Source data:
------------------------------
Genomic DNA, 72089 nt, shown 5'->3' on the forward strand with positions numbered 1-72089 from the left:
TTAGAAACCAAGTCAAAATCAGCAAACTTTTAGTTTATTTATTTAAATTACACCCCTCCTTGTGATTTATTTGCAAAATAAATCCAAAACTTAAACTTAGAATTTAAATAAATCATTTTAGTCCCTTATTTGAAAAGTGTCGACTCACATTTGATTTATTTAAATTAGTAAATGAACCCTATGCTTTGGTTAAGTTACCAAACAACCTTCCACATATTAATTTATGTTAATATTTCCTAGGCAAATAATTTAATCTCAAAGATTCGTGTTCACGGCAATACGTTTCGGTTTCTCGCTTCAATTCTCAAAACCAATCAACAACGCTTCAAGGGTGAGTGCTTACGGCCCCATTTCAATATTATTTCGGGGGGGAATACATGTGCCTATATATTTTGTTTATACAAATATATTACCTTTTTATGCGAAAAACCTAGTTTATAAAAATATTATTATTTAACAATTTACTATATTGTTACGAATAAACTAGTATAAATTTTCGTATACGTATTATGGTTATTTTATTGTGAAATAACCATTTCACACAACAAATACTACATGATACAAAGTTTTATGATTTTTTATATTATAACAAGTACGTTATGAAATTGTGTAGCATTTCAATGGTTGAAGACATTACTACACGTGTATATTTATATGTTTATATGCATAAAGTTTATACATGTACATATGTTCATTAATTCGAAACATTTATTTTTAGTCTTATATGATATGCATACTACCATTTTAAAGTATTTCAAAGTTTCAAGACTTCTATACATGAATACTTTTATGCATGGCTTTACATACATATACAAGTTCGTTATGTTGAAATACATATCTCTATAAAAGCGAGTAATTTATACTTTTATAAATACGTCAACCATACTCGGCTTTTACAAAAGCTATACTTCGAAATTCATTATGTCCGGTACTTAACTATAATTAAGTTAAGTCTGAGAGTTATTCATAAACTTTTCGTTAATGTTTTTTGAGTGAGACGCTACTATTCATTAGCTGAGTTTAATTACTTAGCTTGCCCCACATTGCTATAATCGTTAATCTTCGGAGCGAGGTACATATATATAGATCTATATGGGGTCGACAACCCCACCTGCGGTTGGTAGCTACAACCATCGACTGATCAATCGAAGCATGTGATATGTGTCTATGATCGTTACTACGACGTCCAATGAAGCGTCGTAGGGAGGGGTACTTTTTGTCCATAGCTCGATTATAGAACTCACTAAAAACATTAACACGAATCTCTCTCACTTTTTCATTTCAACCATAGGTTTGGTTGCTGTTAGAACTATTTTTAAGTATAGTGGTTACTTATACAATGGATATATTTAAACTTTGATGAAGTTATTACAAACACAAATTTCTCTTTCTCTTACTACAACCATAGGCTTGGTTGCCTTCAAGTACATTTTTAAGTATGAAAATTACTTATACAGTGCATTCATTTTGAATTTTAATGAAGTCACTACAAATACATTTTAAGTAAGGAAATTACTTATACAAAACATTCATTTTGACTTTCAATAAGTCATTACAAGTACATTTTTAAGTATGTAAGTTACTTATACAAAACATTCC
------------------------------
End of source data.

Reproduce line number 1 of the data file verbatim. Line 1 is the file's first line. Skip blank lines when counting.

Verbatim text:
Genomic DNA, 72089 nt, shown 5'->3' on the forward strand with positions numbered 1-72089 from the left: